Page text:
This procedure caused a need for mass artillery with plenty of ammunition, because two main targets had to be destroyed, the first and the second position. An attack had to be planned and prepared quite well, so on the Russian front long periods were rather quiet. Most of the fighting at this time was low intensity fights, consisting of patrols trying to take enemy outposts or fighting each other in no-man's-land. The Russian army had at this time specially trained soldiers, so called "Jagdkommandos", formed in 1886, to perform reconnaissance at the regimental level. These commandos had been very successful executing strikes against Austrian positions, always causing casualties and serious damage to morale. To protect them-selves against ambushes and sudden strikes, AH infantry and cavalry (no longer mounted at this time) regiments doing service in the first position formed "Jagdkommandos" themselves. They simply copied the Russian idea. There was no order by the AOK to establish such special forces, but they were raised. In some areas the number of commandos was rising very quickly. The engagements of these commando squads have been described in literature very romantically, but in fact it was of course a hard job and very dangerous.
On the western front, trench warfare started already in 1914. Both sides realized, that - following the old infantry-tactics -, enemy positions couldn't be taken any more. German local commanders developed new tactics based on combat patrols (Stoßtrupps). They were armed with light machine guns, hand-grenades and wire cutters. Their mission was to cross no man's land between the trenches, get into the first enemy trench and clear it in close combat. Later on, their mission changed and was concentrated only on removing the obstacles to effect a passage for the following infantry.
This meant, that the soldiers doing service in these combat patrols should be trained on the one hand as infantrymen and on the other as engineers concerning the clearing of the obstacle-zone. In March 1915 the first special detachment was activated, consisting of two engineer companies and a 37 mm gun section. After the commander, the detachment was called "Sturmabteilung Calsow". The experiences were rather unsuccessful, because the higher commands didn't know what to do with these special forces. So they were deployed as normal infantrymen. The situation changed, when Hauptmann E. Rohr took over the command in June 1915. He reorganized the detachment, now consisting of two engineer companies, a 37 mm gun section, a machine gun platoon (6 MGs), a mortar squad (4 small mortars) and a flamethrower squad. In March 1916 the detachments general orders were fixed in the follow-ing way. Only 50 % of the detachment was to do service in the frontline, the rest had to carry out courses to train the regular infantry in special assault tactics. The courses took place in Beuville and lasted 14 days. By and by the detachment "Rohr" was growing. Another two infantry companies were incorporated, so Rohr's unit was no longer a detachment, but a full battalion, named "Assault battalion Rohr". By and by all German armies raised assault battalions to train their officers and soldiers in assault tactics and trench warfare. All together, 17 German assault battalions were activated during WW I.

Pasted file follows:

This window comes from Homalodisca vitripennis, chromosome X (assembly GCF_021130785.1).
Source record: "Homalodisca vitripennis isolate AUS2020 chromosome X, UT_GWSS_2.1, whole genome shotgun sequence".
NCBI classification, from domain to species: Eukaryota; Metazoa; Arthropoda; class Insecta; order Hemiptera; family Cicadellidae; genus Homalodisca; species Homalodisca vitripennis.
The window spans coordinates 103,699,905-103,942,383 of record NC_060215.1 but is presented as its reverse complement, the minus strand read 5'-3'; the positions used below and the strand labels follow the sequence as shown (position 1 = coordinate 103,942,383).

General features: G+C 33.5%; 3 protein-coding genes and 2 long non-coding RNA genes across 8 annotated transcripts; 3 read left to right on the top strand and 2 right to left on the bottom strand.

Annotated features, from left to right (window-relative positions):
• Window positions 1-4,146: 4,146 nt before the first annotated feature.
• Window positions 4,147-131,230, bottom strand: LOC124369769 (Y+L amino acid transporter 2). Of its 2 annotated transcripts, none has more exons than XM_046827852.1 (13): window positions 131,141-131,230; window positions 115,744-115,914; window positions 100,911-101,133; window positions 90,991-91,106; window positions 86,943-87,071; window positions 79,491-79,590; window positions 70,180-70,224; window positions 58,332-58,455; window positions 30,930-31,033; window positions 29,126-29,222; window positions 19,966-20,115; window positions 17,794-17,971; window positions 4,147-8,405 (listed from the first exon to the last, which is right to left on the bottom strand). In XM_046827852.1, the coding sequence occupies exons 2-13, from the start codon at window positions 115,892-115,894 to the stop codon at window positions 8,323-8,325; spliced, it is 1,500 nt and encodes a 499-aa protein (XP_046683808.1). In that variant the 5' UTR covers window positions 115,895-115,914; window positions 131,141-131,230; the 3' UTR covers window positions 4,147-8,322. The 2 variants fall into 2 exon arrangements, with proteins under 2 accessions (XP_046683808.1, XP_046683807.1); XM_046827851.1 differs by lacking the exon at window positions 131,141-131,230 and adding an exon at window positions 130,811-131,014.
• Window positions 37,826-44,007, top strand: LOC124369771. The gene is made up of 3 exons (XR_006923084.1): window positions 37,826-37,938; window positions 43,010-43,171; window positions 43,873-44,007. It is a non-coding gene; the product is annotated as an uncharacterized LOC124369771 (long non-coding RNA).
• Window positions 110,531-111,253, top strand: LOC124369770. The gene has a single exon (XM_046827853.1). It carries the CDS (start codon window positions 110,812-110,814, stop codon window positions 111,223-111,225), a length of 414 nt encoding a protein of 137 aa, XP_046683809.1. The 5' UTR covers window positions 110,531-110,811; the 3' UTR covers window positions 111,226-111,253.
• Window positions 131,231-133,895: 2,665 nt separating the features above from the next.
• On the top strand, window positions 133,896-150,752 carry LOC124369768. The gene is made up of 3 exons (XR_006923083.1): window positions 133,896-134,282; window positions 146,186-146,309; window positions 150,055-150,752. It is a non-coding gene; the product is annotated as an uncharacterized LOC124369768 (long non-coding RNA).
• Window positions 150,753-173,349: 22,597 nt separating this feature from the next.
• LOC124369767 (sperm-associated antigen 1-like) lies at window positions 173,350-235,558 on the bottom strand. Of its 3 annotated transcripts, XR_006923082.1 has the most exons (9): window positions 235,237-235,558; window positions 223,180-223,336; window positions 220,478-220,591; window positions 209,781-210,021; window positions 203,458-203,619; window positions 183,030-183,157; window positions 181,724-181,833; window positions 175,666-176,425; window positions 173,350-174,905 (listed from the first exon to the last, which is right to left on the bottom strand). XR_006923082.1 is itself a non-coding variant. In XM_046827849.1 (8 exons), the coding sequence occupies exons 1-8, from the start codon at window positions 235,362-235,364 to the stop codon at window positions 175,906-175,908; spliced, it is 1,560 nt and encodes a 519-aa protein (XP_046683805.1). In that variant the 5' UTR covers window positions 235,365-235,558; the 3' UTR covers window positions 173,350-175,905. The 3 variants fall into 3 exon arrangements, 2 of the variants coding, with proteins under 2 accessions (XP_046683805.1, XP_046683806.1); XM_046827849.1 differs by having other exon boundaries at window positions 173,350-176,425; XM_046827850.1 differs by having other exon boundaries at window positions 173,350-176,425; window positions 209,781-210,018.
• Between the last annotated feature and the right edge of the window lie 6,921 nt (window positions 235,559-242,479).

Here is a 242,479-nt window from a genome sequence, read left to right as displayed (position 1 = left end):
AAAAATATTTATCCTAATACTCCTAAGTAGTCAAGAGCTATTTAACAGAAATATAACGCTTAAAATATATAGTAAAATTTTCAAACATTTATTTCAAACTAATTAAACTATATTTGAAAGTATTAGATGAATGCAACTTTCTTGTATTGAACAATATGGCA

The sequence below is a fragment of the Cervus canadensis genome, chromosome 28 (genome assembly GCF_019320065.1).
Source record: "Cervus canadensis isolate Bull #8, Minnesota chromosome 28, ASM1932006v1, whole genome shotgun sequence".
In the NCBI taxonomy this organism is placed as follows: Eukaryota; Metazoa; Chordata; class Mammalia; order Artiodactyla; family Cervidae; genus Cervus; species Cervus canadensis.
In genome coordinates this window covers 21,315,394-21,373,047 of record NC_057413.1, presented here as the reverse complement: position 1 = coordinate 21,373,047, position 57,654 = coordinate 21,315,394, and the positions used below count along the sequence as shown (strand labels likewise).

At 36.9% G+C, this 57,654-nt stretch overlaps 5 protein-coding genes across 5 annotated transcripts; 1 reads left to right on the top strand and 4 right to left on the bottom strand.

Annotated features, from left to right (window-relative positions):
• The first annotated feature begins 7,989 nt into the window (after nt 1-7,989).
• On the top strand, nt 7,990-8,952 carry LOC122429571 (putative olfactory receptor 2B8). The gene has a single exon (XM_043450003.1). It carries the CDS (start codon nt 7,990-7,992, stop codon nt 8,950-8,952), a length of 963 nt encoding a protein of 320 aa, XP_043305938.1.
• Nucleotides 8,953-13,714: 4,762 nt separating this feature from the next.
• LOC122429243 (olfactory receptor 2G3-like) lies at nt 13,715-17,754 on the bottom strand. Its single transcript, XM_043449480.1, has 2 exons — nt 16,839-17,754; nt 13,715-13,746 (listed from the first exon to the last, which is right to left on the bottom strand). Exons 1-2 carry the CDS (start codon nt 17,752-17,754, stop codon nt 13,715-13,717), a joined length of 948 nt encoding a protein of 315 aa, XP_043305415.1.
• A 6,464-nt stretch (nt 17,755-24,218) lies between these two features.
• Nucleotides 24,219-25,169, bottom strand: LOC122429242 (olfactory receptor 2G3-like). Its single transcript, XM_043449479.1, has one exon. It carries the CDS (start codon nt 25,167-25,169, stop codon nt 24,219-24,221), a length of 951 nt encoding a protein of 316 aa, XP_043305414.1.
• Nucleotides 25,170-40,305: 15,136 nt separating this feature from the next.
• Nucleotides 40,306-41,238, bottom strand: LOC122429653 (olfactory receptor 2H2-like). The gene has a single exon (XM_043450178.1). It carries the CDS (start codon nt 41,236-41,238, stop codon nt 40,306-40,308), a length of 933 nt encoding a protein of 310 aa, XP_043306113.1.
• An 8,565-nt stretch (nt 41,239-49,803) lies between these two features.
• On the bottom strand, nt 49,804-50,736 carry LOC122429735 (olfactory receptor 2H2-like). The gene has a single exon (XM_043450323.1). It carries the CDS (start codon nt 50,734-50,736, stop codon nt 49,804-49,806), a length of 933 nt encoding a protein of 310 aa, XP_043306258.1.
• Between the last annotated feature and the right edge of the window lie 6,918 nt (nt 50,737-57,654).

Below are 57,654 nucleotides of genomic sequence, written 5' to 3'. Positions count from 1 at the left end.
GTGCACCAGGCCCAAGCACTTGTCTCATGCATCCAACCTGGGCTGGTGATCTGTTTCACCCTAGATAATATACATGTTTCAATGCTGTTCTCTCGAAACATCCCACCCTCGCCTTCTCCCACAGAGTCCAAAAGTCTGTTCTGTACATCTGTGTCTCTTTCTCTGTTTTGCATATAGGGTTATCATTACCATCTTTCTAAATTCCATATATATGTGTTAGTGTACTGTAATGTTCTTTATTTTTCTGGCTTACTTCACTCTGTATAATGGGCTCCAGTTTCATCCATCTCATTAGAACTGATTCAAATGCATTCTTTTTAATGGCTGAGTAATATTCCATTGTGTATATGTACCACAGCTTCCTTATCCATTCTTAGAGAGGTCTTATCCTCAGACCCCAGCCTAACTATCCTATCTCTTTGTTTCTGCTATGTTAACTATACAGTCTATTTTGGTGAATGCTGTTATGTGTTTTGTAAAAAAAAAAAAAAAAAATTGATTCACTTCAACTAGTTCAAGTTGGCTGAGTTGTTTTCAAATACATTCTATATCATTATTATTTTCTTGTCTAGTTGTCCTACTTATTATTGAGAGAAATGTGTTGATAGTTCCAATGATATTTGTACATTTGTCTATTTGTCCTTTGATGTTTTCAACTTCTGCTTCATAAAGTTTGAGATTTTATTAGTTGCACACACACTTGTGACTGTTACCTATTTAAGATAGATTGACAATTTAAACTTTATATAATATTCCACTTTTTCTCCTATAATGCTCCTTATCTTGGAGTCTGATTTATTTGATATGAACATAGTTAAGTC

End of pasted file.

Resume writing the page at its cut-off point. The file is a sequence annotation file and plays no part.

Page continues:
The AOK had also realised, that there was a strong need to intensify infantry training. Every army should establish a special training ground, where experienced soldiers could educate young recruits in the peculiarities of modern trench warfare. When the AOK noticed, that the Germans had already developed such courses, the German High command was asked, if it was possible to join one course in Beuville. 15 officers of the AH army attended two courses in September / October 1916. The experiences were rather positive, so the AOK asked again to send soldiers to Beuville. The German High command offered, to activate three courses (November 1916, December 1916, January 1917) only for members of the AH army. 120 officers and 300 NCOs were trained in Beuville. Copying the German system, they should be the main cadre of the newly raised AH army assault battalions. These army assault battalions had to train until spring 1917 at least two assault squads ("Sturmpatrouillen") per every infantry company. The composition of these army assault battalions differed due to the available resources in the army area. Normally there were 4 infantry companies, a MG-company, mortars, flamethrowers and engineer squads. The training was rather successful on the north-eastern front, because the low fighting intensity offered enough possibilities to take soldiers out of the front line and send them to the courses. On the other hand, the former "Jagdkommandos" simply changed their designation and were incorporated into these battalions. On the Italian front there were more problems, especially because of the heavy casualties on the Isonzo sector. Regimental commanders often refused to send their best men to the hinterland just for training purposes.